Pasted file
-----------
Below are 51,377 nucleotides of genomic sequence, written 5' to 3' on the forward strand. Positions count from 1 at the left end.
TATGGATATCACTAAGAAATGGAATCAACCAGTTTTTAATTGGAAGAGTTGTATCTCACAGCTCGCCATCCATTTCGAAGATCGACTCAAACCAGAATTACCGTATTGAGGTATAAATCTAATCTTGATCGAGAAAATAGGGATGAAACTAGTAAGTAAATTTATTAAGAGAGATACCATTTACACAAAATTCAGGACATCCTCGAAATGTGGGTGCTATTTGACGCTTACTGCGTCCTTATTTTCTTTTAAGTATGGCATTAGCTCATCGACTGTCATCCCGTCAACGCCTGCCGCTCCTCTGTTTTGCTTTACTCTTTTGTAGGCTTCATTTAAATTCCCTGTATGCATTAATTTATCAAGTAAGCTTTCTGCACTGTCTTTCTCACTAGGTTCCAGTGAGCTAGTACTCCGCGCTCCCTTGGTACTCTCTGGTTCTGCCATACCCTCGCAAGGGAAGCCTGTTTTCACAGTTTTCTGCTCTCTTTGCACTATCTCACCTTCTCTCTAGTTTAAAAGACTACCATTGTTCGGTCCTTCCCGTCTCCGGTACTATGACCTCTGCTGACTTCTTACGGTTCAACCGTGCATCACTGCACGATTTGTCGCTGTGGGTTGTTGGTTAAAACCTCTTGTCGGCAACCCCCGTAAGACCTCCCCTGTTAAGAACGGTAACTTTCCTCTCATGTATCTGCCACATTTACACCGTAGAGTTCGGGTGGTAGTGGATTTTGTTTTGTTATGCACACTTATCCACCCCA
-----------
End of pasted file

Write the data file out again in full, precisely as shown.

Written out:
Below are 51,377 nucleotides of genomic sequence, written 5' to 3' on the forward strand. Positions count from 1 at the left end.
TATGGATATCACTAAGAAATGGAATCAACCAGTTTTTAATTGGAAGAGTTGTATCTCACAGCTCGCCATCCATTTCGAAGATCGACTCAAACCAGAATTACCGTATTGAGGTATAAATCTAATCTTGATCGAGAAAATAGGGATGAAACTAGTAAGTAAATTTATTAAGAGAGATACCATTTACACAAAATTCAGGACATCCTCGAAATGTGGGTGCTATTTGACGCTTACTGCGTCCTTATTTTCTTTTAAGTATGGCATTAGCTCATCGACTGTCATCCCGTCAACGCCTGCCGCTCCTCTGTTTTGCTTTACTCTTTTGTAGGCTTCATTTAAATTCCCTGTATGCATTAATTTATCAAGTAAGCTTTCTGCACTGTCTTTCTCACTAGGTTCCAGTGAGCTAGTACTCCGCGCTCCCTTGGTACTCTCTGGTTCTGCCATACCCTCGCAAGGGAAGCCTGTTTTCACAGTTTTCTGCTCTCTTTGCACTATCTCACCTTCTCTCTAGTTTAAAAGACTACCATTGTTCGGTCCTTCCCGTCTCCGGTACTATGACCTCTGCTGACTTCTTACGGTTCAACCGTGCATCACTGCACGATTTGTCGCTGTGGGTTGTTGGTTAAAACCTCTTGTCGGCAACCCCCGTAAGACCTCCCCTGTTAAGAACGGTAACTTTCCTCTCATGTATCTGCCACATTTACACCGTAGAGTTCGGGTGGTAGTGGATTTTGTTTTGTTATGCACACTTATCCACCCCA